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Thread: How do you cope with Sci?

  1. #11
    I'm a c7. I spend 75-90 minutes/day doing sci stuff and the rest of the time I just live and don't think about it.

  2. #12
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    Quote Originally Posted by Tim C. View Post
    I sometimes wonder if it had been better to be paralyzed before adulthood so so I never had the opportunity to know how great life could be v. dwelling over the fond memories. It took me 40 years, but I cherished each day with vigor. How ironic was it to then have it instantly stolen from me, to be followed by nothing but even more loss and tragedy.
    Now I find if I don't keep preoccupied, as much as physically can I go insane with frustration and anger over just how stupid it is having to live like this without hope for recovery.
    I see on tv news reports how some people throw their lives away by committing senseless crimes, suicide, etc ,, wishing I could have their spinal cords. Silly?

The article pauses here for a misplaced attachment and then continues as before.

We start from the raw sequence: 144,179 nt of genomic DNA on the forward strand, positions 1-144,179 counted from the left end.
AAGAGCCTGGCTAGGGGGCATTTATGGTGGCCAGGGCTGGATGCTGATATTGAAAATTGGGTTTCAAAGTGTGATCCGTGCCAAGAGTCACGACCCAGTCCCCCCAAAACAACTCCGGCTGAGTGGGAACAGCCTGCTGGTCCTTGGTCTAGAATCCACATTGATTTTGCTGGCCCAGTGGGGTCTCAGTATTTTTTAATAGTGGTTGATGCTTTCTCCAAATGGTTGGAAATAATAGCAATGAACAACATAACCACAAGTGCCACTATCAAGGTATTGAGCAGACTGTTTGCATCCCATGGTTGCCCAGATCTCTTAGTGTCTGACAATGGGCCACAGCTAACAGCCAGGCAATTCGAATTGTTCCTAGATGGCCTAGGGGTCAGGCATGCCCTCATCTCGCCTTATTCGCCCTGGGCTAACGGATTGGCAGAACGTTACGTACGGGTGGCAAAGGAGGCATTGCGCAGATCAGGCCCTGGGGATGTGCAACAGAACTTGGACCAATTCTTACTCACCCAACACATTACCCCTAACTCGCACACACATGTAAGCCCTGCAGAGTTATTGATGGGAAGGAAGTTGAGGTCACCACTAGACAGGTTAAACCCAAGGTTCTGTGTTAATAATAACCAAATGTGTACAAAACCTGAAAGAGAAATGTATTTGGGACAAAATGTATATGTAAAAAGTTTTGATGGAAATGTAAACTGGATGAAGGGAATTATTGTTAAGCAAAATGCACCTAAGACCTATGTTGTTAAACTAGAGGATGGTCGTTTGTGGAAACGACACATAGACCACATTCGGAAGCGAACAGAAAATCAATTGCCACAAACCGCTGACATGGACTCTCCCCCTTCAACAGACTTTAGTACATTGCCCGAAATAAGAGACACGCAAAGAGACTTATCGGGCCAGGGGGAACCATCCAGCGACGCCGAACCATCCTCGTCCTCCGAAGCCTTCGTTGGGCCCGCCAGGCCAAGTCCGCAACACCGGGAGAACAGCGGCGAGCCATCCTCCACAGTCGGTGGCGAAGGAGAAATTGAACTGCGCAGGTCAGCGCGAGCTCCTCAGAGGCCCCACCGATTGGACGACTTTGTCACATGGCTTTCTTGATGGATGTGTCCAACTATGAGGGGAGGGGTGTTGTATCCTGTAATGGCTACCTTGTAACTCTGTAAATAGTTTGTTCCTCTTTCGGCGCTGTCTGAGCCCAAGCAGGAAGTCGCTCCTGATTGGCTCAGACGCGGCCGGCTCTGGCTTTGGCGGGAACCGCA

Nope. 100% wrong. Broke my neck at 15 gr.10 and I can't listen to a friend/stranger or even my fiancee talk about a relationship/experience they had in their teens/20s without feeling unbearably bitter and angry to the point that I go silent and my mood instantaneously sours to the point that I'm in a bad mood for at least 30-60 min fighting internally to not be bitchy to whomever I'm with. I actually told my financee I'd rather not hear about any past relationships, espec from her teens/20s because I can't help getting angry/sad/depressed/bitter/jealous because I have zero fond/happy memories to share or relate to from those times in my life. I'd give up everything I have in the world to have had even a few happy normal memories to look back on from my teens/20s and not feel like I just watched everyone get to enjoy the funnest times of their lives while I watched it pass me by like a spectator to my own life. Or be stuck with experiences that were hollow shells of what they should have been. It's horrible... trust me... I'd give anything to blank out that time in my life because of it if only to not feel bitter towards others for doing nothing but getting to experience their formative years happily. It makes it incredibly hard to function in an adult relationship in a healthy way. And I feel like a horrible person when I get in that mood around my financee when she makes the most innocent comment or recalls a fond memory and my immediate reaction is bitterness. I honestly fear it'll drive her away some day